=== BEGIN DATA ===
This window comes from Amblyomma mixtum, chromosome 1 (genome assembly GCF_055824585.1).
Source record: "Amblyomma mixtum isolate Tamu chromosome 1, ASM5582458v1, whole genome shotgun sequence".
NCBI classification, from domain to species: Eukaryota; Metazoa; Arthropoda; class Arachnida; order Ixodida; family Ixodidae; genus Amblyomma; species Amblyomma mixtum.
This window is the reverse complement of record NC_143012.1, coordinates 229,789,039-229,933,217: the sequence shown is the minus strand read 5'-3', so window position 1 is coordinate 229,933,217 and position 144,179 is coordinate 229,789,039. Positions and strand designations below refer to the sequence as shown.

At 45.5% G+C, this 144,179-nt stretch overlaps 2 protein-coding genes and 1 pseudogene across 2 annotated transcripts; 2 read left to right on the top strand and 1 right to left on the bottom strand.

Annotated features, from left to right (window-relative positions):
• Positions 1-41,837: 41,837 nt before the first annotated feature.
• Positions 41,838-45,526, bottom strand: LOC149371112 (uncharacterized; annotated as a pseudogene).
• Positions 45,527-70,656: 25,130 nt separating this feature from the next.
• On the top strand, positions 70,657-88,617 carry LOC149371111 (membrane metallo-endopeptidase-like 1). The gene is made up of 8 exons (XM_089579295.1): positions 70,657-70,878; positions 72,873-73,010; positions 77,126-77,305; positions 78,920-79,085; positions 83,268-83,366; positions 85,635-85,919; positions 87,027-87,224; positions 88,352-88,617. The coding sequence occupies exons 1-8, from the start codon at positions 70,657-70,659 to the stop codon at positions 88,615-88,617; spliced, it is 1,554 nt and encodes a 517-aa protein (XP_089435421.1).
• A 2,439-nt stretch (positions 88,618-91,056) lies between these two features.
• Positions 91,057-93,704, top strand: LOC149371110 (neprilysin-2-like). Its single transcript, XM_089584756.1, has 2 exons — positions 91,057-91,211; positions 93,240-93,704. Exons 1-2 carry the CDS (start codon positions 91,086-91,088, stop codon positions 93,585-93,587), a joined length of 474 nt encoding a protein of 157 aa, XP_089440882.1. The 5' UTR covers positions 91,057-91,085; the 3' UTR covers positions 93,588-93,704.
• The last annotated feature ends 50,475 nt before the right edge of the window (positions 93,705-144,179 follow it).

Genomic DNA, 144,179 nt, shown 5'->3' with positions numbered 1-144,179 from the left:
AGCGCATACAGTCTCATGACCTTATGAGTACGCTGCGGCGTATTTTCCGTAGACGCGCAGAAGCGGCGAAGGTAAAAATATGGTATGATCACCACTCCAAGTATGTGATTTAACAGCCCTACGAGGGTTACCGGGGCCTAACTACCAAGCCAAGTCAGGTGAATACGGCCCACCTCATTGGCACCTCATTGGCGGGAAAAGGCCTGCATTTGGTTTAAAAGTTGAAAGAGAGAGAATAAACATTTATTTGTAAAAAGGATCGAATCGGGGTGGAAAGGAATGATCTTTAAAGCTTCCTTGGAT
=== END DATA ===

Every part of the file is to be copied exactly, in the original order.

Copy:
This window comes from Amblyomma mixtum, chromosome 1 (genome assembly GCF_055824585.1).
Source record: "Amblyomma mixtum isolate Tamu chromosome 1, ASM5582458v1, whole genome shotgun sequence".
NCBI classification, from domain to species: Eukaryota; Metazoa; Arthropoda; class Arachnida; order Ixodida; family Ixodidae; genus Amblyomma; species Amblyomma mixtum.
This window is the reverse complement of record NC_143012.1, coordinates 229,789,039-229,933,217: the sequence shown is the minus strand read 5'-3', so window position 1 is coordinate 229,933,217 and position 144,179 is coordinate 229,789,039. Positions and strand designations below refer to the sequence as shown.

At 45.5% G+C, this 144,179-nt stretch overlaps 2 protein-coding genes and 1 pseudogene across 2 annotated transcripts; 2 read left to right on the top strand and 1 right to left on the bottom strand.

Annotated features, from left to right (window-relative positions):
• Positions 1-41,837: 41,837 nt before the first annotated feature.
• Positions 41,838-45,526, bottom strand: LOC149371112 (uncharacterized; annotated as a pseudogene).
• Positions 45,527-70,656: 25,130 nt separating this feature from the next.
• On the top strand, positions 70,657-88,617 carry LOC149371111 (membrane metallo-endopeptidase-like 1). The gene is made up of 8 exons (XM_089579295.1): positions 70,657-70,878; positions 72,873-73,010; positions 77,126-77,305; positions 78,920-79,085; positions 83,268-83,366; positions 85,635-85,919; positions 87,027-87,224; positions 88,352-88,617. The coding sequence occupies exons 1-8, from the start codon at positions 70,657-70,659 to the stop codon at positions 88,615-88,617; spliced, it is 1,554 nt and encodes a 517-aa protein (XP_089435421.1).
• A 2,439-nt stretch (positions 88,618-91,056) lies between these two features.
• Positions 91,057-93,704, top strand: LOC149371110 (neprilysin-2-like). Its single transcript, XM_089584756.1, has 2 exons — positions 91,057-91,211; positions 93,240-93,704. Exons 1-2 carry the CDS (start codon positions 91,086-91,088, stop codon positions 93,585-93,587), a joined length of 474 nt encoding a protein of 157 aa, XP_089440882.1. The 5' UTR covers positions 91,057-91,085; the 3' UTR covers positions 93,588-93,704.
• The last annotated feature ends 50,475 nt before the right edge of the window (positions 93,705-144,179 follow it).

Genomic DNA, 144,179 nt, shown 5'->3' with positions numbered 1-144,179 from the left:
AGCGCATACAGTCTCATGACCTTATGAGTACGCTGCGGCGTATTTTCCGTAGACGCGCAGAAGCGGCGAAGGTAAAAATATGGTATGATCACCACTCCAAGTATGTGATTTAACAGCCCTACGAGGGTTACCGGGGCCTAACTACCAAGCCAAGTCAGGTGAATACGGCCCACCTCATTGGCACCTCATTGGCGGGAAAAGGCCTGCATTTGGTTTAAAAGTTGAAAGAGAGAGAATAAACATTTATTTGTAAAAAGGATCGAATCGGGGTGGAAAGGAATGATCTTTAAAGCTTCCTTGGAT